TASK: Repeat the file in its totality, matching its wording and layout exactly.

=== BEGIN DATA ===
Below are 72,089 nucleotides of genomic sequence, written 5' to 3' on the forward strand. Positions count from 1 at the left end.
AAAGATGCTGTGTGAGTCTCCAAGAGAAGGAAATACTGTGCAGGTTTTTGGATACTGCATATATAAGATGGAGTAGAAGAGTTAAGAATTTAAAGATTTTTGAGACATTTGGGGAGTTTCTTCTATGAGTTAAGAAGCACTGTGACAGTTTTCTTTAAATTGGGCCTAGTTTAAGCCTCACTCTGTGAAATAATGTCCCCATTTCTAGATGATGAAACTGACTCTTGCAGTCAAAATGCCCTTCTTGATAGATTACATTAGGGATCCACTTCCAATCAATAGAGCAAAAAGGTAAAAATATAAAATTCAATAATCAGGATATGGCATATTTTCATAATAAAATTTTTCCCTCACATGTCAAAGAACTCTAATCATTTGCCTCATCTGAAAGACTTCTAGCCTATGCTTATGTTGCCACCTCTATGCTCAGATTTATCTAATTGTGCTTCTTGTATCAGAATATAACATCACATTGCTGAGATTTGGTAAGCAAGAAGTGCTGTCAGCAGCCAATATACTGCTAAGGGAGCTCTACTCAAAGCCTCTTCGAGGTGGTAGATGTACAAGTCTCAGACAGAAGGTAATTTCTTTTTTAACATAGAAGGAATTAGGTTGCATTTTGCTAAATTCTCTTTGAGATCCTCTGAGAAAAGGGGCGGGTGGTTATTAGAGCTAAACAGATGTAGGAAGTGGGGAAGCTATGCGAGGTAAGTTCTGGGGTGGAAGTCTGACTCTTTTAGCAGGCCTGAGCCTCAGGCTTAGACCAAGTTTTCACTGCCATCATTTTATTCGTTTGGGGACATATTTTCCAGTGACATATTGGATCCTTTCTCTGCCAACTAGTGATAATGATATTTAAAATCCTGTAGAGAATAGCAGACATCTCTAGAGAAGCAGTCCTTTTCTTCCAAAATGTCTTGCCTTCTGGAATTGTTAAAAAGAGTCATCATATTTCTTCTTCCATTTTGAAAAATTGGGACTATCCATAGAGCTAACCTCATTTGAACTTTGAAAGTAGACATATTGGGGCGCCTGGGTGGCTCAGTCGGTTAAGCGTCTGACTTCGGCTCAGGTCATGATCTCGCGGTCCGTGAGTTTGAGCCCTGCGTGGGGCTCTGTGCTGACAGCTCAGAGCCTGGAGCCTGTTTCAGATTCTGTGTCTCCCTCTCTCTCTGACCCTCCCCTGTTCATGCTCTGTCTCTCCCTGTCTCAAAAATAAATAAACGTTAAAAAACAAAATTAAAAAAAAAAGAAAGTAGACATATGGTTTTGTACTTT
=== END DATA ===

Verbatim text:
Below are 72,089 nucleotides of genomic sequence, written 5' to 3' on the forward strand. Positions count from 1 at the left end.
AAAGATGCTGTGTGAGTCTCCAAGAGAAGGAAATACTGTGCAGGTTTTTGGATACTGCATATATAAGATGGAGTAGAAGAGTTAAGAATTTAAAGATTTTTGAGACATTTGGGGAGTTTCTTCTATGAGTTAAGAAGCACTGTGACAGTTTTCTTTAAATTGGGCCTAGTTTAAGCCTCACTCTGTGAAATAATGTCCCCATTTCTAGATGATGAAACTGACTCTTGCAGTCAAAATGCCCTTCTTGATAGATTACATTAGGGATCCACTTCCAATCAATAGAGCAAAAAGGTAAAAATATAAAATTCAATAATCAGGATATGGCATATTTTCATAATAAAATTTTTCCCTCACATGTCAAAGAACTCTAATCATTTGCCTCATCTGAAAGACTTCTAGCCTATGCTTATGTTGCCACCTCTATGCTCAGATTTATCTAATTGTGCTTCTTGTATCAGAATATAACATCACATTGCTGAGATTTGGTAAGCAAGAAGTGCTGTCAGCAGCCAATATACTGCTAAGGGAGCTCTACTCAAAGCCTCTTCGAGGTGGTAGATGTACAAGTCTCAGACAGAAGGTAATTTCTTTTTTAACATAGAAGGAATTAGGTTGCATTTTGCTAAATTCTCTTTGAGATCCTCTGAGAAAAGGGGCGGGTGGTTATTAGAGCTAAACAGATGTAGGAAGTGGGGAAGCTATGCGAGGTAAGTTCTGGGGTGGAAGTCTGACTCTTTTAGCAGGCCTGAGCCTCAGGCTTAGACCAAGTTTTCACTGCCATCATTTTATTCGTTTGGGGACATATTTTCCAGTGACATATTGGATCCTTTCTCTGCCAACTAGTGATAATGATATTTAAAATCCTGTAGAGAATAGCAGACATCTCTAGAGAAGCAGTCCTTTTCTTCCAAAATGTCTTGCCTTCTGGAATTGTTAAAAAGAGTCATCATATTTCTTCTTCCATTTTGAAAAATTGGGACTATCCATAGAGCTAACCTCATTTGAACTTTGAAAGTAGACATATTGGGGCGCCTGGGTGGCTCAGTCGGTTAAGCGTCTGACTTCGGCTCAGGTCATGATCTCGCGGTCCGTGAGTTTGAGCCCTGCGTGGGGCTCTGTGCTGACAGCTCAGAGCCTGGAGCCTGTTTCAGATTCTGTGTCTCCCTCTCTCTCTGACCCTCCCCTGTTCATGCTCTGTCTCTCCCTGTCTCAAAAATAAATAAACGTTAAAAAACAAAATTAAAAAAAAAAGAAAGTAGACATATGGTTTTGTACTTT